You’re “honest” and “direct”? We cannot be friends.

When you ask people what qualities they are looking for in a partner or a friend, a very frequent answer is “honesty”. This quality is super important to me as well. Without honesty, no relationship – no matter if friendly or romantic – can work. So why does this word have such a negative connotation for me? Because it is used in the wrong way too often.

When someone tells me they’re „honest and direct” and that “a lot of people cannot handle that”, it is a red flag for me. I think, someone who is genuinely honest doesn’t have to emphasize it so explicitly – you just know. If a person is trying so hard to describe themselves that way, my experience has shown that usually this is a sign that the person is impolite or even mean in the worst case. Let’s be honest (really!): There are people who like to talk down on others. You see them daily in the comment sections on Instagram, but also in real life – at school, at the office, at the supermarket. And then they mask their behavior with “honesty”. Let’s call this not-so-genuine form of an actually great trait “toxic honesty”.

How do you recognize it?

Genuinely honest people don’t brag about how honest they are. It is so deeply rooted in their character, that they see it as natural. Toxic honest people announce their “honesty” – they pretty much warn us about it, because chances are that sooner or later they will give an impolite or downward rude comment, often followed by “I told you so, I’m super honest”.

Their reaction to your reaction

Very often these comments are hurtful, which is why we react accordingly: our facial expressions are hard to control, we are confused, maybe mad. The way our counterpart reacts tells a lot. Even genuinely honest people might sometimes be a little harsh without wanting to, saying something that wasn’t meant to hurt anyone. Those people will apologize and assure you that they didn’t mean it like that. However, if they tell you that you’re too sensitive or that they are used to such a reaction because not everyone can handle honesty or straightforwardness, then you can be sure it was a case of toxic honesty.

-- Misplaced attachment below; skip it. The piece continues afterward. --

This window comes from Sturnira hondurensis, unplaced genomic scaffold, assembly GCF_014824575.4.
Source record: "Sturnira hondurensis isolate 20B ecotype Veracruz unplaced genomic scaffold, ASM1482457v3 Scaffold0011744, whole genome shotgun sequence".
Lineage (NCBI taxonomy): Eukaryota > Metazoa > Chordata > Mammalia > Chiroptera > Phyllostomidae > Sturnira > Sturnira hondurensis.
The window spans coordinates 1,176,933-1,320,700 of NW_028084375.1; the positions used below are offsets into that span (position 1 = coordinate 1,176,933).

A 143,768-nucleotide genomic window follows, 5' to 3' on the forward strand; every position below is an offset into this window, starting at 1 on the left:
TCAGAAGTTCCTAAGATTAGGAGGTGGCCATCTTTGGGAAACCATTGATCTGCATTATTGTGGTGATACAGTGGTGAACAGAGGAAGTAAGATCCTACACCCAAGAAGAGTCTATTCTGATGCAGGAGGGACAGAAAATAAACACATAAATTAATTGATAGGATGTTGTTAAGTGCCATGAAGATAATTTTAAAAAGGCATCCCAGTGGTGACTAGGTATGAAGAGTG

Do they ask you beforehand?

Someone who doesn’t want to hurt you but fears that their honest opinion might to just that, will ask you beforehand if you would like to hear their opinion at all. And even if you say yes, they will not just slam it in your face, but choose their words wisely. That’s how you know that your counterpart is really caring about giving you an honest opinion without being hurtful.

What to do when dealing with pseudo-honest people

Demand politeness

Because you deserve it!

If you wanted to know if a certain piece of clothing fits you well and that’s not the case, there is still a way to say that nicely, without insulting anybody. Explain that to the other person – even uncomfortable truths or criticism don’t have to be hurtful!

Be clear about whether you want a feedback or not

Everybody is entitled to their opinion, but if you don’t want to hear, that’s perfectly fine and needs to be respected. Someone whose goal wasn’t to provoke you will understand that without making a fuss about it.

Don’t take it personal

Easier said than done, but ask yourself: why does this person need to throw mean comments at you in the first place? Someone who is at peace with themselves doesn’t need to behave like that. Therefore, make yourself aware of the fact that it’s not about you.

Be a role model

It might sound like a cliché, but it is very true, useful and a good guideline: treat others like you want to be treated. Treat others with the respect that you expect in return. Show others that honesty and straightforwardness can go hand in hand with empathy and don’t need to come across as impoliteness.

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